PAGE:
or people, who persist in refusing to comply with U.S. interests.  Many
propositions and memos about the vital need for such a demonstration
were being discussed in corporate and operational planning circles
before Bush’s fraudulent election.

The term U.S. interests can lead to confusion.  It does not refer
to the direct interest of U.S. citizens, whether poor or well-off, but
to the interests of  extensive multinational corporations, often
dominated by U.S. capital, and now, when necessary, defended by U.S.
armed forces.

What Rumsfeld, Cheney, Rice, Wolfowitz, Perle and Co. have
succeeded in doing since September 11th is to close any debate about
legitimacy or ultimate efficacy of such a threatening deployment of
power.  They have used the fear, set off by the Twin Towers attack, to
try to enlist the media and public opinion in support of unilaterally
decided pre-emptive strikes against any target they name terrorist.  As
a result, the world market with its spin is being woven into the Stars
and Stripes, and the making of profit (for the few who can) is becoming
the only inalienable right.

“Terrorism is the war of the poor, and war is the terrorism of the
rich,” Peter Ustinov the playwright recently observed with succinct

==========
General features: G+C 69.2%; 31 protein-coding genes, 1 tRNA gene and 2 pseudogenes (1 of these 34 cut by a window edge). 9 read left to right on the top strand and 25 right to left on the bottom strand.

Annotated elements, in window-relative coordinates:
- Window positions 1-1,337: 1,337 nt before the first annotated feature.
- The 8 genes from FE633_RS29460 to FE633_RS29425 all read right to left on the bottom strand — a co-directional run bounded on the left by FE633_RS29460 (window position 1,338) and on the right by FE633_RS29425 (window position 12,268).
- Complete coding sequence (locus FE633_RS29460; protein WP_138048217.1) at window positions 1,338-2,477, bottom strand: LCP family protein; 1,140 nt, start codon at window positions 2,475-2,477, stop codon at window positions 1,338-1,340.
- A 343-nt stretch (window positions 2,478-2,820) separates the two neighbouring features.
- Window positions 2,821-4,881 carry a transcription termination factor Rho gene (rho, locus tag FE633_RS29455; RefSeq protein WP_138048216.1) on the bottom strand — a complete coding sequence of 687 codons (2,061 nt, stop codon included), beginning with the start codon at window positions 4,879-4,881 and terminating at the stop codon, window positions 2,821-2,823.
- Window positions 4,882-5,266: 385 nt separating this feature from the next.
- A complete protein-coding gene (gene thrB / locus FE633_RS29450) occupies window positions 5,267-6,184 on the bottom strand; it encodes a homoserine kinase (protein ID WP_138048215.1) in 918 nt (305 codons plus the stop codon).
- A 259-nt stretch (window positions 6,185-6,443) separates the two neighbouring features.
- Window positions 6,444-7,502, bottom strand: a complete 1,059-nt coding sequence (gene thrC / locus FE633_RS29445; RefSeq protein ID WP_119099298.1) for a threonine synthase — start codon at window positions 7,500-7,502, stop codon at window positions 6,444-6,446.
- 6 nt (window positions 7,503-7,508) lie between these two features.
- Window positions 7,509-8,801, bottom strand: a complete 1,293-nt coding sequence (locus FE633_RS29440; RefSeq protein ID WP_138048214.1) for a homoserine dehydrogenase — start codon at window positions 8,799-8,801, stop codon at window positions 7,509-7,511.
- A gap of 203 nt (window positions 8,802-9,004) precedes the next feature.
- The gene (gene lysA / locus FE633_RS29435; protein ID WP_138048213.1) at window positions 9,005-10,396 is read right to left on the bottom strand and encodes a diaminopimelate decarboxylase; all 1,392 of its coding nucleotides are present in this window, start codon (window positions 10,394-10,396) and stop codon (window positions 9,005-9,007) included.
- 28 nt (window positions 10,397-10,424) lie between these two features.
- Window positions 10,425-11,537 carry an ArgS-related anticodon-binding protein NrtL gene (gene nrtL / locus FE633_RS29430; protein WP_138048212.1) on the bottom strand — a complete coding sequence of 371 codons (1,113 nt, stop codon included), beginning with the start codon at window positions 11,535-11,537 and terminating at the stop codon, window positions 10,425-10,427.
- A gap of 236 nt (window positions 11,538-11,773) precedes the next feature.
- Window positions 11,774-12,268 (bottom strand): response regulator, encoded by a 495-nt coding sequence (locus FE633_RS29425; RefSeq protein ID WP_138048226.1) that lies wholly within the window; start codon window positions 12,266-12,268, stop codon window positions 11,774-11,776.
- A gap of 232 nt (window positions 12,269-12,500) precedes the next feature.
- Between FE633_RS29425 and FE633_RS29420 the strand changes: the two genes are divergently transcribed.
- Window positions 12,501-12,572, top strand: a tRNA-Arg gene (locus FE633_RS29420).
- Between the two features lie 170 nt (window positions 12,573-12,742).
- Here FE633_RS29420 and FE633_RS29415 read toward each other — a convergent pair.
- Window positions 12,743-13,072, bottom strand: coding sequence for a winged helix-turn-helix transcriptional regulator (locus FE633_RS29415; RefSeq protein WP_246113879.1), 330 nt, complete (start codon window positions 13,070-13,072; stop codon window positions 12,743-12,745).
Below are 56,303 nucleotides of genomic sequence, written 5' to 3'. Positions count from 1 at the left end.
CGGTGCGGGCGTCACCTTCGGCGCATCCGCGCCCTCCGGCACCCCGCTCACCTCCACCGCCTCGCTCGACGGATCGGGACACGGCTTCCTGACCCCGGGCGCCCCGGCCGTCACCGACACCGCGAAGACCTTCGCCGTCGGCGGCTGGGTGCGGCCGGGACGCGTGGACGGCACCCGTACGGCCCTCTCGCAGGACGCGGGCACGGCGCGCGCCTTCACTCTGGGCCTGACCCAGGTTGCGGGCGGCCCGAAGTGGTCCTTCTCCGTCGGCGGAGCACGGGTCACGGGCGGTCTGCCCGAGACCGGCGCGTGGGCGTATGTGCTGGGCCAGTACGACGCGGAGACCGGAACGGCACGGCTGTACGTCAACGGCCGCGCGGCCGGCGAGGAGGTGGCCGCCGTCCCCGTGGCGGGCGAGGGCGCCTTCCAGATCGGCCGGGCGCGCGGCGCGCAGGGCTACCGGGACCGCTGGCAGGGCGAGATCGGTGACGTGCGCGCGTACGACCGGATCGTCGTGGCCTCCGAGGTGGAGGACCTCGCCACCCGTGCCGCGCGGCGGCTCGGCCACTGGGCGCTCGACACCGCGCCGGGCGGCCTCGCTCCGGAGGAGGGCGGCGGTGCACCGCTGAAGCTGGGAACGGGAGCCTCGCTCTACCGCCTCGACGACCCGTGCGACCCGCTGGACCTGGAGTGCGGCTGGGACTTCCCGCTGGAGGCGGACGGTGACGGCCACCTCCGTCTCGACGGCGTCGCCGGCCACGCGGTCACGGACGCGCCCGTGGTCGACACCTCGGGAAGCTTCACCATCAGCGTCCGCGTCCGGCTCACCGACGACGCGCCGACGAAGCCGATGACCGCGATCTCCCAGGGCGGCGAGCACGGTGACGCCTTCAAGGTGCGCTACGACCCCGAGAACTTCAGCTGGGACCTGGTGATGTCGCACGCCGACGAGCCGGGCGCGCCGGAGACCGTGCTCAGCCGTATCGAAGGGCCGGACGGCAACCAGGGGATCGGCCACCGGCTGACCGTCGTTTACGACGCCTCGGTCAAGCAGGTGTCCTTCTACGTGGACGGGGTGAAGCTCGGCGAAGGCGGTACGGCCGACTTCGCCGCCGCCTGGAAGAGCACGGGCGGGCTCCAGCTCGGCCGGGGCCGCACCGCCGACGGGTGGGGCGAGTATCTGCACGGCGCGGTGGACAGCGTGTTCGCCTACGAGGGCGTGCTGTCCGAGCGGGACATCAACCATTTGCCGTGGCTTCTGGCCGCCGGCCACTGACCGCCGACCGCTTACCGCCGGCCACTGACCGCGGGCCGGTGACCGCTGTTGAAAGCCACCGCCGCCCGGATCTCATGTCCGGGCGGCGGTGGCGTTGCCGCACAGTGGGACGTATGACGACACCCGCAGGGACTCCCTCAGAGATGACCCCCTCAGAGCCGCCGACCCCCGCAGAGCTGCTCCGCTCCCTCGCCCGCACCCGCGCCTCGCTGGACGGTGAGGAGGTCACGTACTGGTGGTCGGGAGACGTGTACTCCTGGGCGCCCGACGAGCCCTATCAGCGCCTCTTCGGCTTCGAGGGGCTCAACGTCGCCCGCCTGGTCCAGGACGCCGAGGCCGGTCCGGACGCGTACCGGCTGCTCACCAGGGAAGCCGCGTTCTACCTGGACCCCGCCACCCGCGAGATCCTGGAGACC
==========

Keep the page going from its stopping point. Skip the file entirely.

Although the assertion that Iraq had weapons of massive destruction
was the so-called justification for the country’s invasion, there has
perhaps never been a war in which the inequality of firepower between
the combatants has been so great.  On one hand satellite surveillance
night and day, B52s, Tomahawk missiles, cluster bombs, shells with
depleted uranium and computerised weapons which are so sophisticated
that they give rise to the theory (and virtual dream) of a no-contact
war;  on the other hand, sandbags, elderly men brandishing the pistols
of their youth and handfuls of fedayeen, wearing torn shirts and
sneakers, armed with a few Kalashnikovs.   The comparative casualty
rates between the Iraqi people on the one hand and the forces of the
Coalition on the other will probably turn out to be, as in the
operation, whose logo was Desert Storm, something approaching 1000 : 1.


Let us return to the mountain, which proposes another time-scale.
From there the victors, with their historically unprecedented
superiority of weapons, the victors who were bound to be victors,
frightened.  The leaders of the New World Order are married to Fear and
their subordinate Commanders and Sergeants are indoctrinated from above
with the same fear.

The practices of their marriage?  Day and night the partners of
Fear are obsessively preoccupied with telling themselves and their
subordinates, the right half-truths, half-truths which hope to change
the world from what it is into something which it is not!  It takes
about three half-truths to make a lie.  As a result, they become
unfamiliar with reality.  Above all they cannot come to terms with, or
find a place for, death.  Fear keeps death out.  And so the Dead desert
them.  They are alone on this planet – as the rest of the people in the
world are not.  This is why, considering all the power they wield,
military and otherwise, the victors are dangerous.  Terrifyingly
dangerous.  It is also why they cannot survive.  The Dead have